On June 11, 2009, Hinds gave Plaintiff his annual performance review, which had decreased by two percent since the previous year. (Id. ¶ 20, Ex. H.) The review stated that Plaintiff needed improvement in the following categories: Job Knowledge, Development, Quality of Work, Cooperation, and Work Habits. (Id.) Hinds specifically noted that Plaintiff needed to "develop and maintain a professional work environment, improve on food sanitation and security procedures, and discipline employees consistently." (Id.)
Subsequent inspections in July 2009 revealed continued cleanliness and maintenance issues. (Id. ¶ 15, Ex. F.) According to Hines, the company "continued to receive numerous guests complaints about poor service and the cleanliness of the restaurant." (Id. ¶ 15.) When Hines attempted to counsel Plaintiff about the condition of the restaurant, Plaintiff attributed -- and continues to attribute -- these conditions to improper actions by the staff. (Id. ¶ 16; Pl.'s Resp. Opp'n4.)
Another inspection of the Chart House on August 26, 2009 revealed continuing issues with cleanliness and maintenance. (Id. ¶ 21, Ex. I; Cole Decl. ¶ 5.) In response to yet another failed inspection, upper-level executives exchanged several emails the following day discussing the need to fire Plaintiff. (Hinds Decl. ¶ 22, Ex. J; Cole Decl. ¶ 6, Ex. A.) In an email sent at 6:41 a.m. on Thursday, August 27, Jeff Cantwell, an employee in Development, stated, "Guys, I don't know what we need to do here but it is painfully obvious that this management team will not keep this store clean which excelerates (sic) deterioration and the need for capital repairs. Please advise." (Cole Decl., Ex. A.) At 9:41 a.m., Cole -- whose approval was required to terminate Plaintiff -- responded, "I told them to Fire him." (Id.) At 10:34 a.m. that day, Hinds sent an email to Charles Mayer, stating, "I have to fire [Plaintiff] 911, he is a 12 year GM but I have given him all the direction and systems in the world, he just doesn't care. I will call you today, I need to make this happen today if possible, think about it, I will call you." (Hinds Decl. Ex J.) At some point thereafter, Hinds contacted Jeff Laver, General Manager of the Crab House in Edgewater, New Jersey. (Hinds Dep. 334:4-24; Pl.'s Resp. Opp'n, Ex. F, Dep. of Jeffrey Laver, 47:17-49:1, Jan. 26, 2011 ("Laver Dep.").) During this call, Hinds instructed Laver to report to the Chart House on Saturday, August 29, for Plaintiff's termination and to serve as Interim General Manager. (Id.) A factual dispute exists as to when Hinds contacted Laver.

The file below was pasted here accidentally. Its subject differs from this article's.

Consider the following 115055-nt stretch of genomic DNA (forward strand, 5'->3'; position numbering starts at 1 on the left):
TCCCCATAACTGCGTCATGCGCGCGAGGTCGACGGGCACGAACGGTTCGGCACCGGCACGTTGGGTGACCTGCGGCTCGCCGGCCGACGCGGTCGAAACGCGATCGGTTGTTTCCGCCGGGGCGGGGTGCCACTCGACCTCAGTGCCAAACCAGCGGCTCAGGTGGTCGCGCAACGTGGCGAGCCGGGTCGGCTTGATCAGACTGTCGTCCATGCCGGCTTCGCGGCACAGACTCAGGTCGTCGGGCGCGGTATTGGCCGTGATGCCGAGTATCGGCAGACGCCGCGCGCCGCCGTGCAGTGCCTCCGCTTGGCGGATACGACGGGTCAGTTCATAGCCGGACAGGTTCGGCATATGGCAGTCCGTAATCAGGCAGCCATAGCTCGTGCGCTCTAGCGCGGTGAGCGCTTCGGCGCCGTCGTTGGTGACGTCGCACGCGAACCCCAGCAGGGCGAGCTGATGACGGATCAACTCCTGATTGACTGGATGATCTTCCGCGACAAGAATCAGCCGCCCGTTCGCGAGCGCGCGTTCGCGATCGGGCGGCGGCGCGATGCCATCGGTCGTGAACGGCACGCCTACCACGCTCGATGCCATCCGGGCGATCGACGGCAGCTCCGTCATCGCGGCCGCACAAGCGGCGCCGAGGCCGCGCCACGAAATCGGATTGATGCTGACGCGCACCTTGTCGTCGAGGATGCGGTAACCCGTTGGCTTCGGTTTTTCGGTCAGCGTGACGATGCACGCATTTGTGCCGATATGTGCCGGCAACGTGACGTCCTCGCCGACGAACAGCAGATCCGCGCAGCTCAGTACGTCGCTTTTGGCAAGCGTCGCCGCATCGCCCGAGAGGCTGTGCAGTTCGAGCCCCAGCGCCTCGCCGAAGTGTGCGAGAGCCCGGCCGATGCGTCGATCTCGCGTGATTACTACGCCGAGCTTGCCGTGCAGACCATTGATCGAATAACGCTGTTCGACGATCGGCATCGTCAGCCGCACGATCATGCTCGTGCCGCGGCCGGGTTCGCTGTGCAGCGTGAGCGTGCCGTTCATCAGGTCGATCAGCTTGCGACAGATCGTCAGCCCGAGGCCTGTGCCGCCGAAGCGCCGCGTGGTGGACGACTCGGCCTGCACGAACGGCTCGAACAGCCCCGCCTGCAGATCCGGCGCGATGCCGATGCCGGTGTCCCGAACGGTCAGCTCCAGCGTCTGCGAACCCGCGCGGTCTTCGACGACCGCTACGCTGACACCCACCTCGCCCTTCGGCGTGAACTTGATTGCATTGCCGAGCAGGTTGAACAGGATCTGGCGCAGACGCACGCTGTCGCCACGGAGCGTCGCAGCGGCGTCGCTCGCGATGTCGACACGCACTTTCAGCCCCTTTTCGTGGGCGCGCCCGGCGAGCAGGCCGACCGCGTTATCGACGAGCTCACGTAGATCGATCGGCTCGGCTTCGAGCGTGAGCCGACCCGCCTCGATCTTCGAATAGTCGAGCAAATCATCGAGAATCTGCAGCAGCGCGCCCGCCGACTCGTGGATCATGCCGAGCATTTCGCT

At 5:24 p.m. the following evening, Friday, August 28, Hinds received an email from Plaintiff stating that he had an appointment with a surgeon that Monday to discuss the possibility of surgery for his "sciatica/ruptured disk (sic) issues." (Hinds Decl., Ex K.) He stated, "My back is now worse than ever, I can barely get up and down the stairs. I may need to get the disc surgury (sic) done, which would put me out of action for a few weeks, we can discuss the best time for this to happen, I may be able to hold off for up to a month if needed, I will have moreinformation on Monday afternoon." (Id.) Plaintiff had been suffering from back problems since the end of April or beginning of May. (Cohen Dep. 124:19-21.) At the time Plaintiff sent this email, he had received two epidural steroid injections to help alleviate his pain, on June 19 and July 2, 2009, but these injections only provided temporary relief. (Id. at 124:19-125:7; Pl.'s Resp. Opp'n, Ex. D.)
Hinds terminated Plaintiff the following day. (Hinds Decl. ¶ 26.) During the termination, Hinds "informed [Plaintiff] that he was being discharged for poor leadership, which included his inability to maintain a clean restaurant, inability to achieve consistent Secret Shopper Report scores, excessive guest complaints, reoccurring poor procedures, and failure to correct issues noted in inspections." (Id.) Plaintiff responded that he was "good at taking a store from shitty to 80 percent, but that [he was] not good at the details." (Cohen Dep. 122:24-123:4.) Plaintiff concedes that nothing was said to lead him to believe that his termination was based upon anything other than his poor performance. (Id. at 149:19-150:4.) He contends, however, that the temporal proximity of his firing and the email he sent Hinds regarding his back issues suggests that he was terminated on the basis of his back condition. (Id. at 139:6-11.)
Plaintiff commenced this action on February 4, 2010. He filed an Amended Complaint on September 24, 2010, alleging discrimination and retaliation on the basis of his disability in violation of the Family Medical Leave Act, 29 U.S.C. § 2601 et seq. ("FMLA"), the Americans with Disabilities Act, 42 U.S.C. § 12101 et seq. ("ADA"), and the Pennsylvania Human Relations Act, 43 Pa. C.S.A. § 951 et seq. ("PHRA"). Defendants filed a Motion for Summary Judgment on March 15, 2011, and Plaintiff filed ...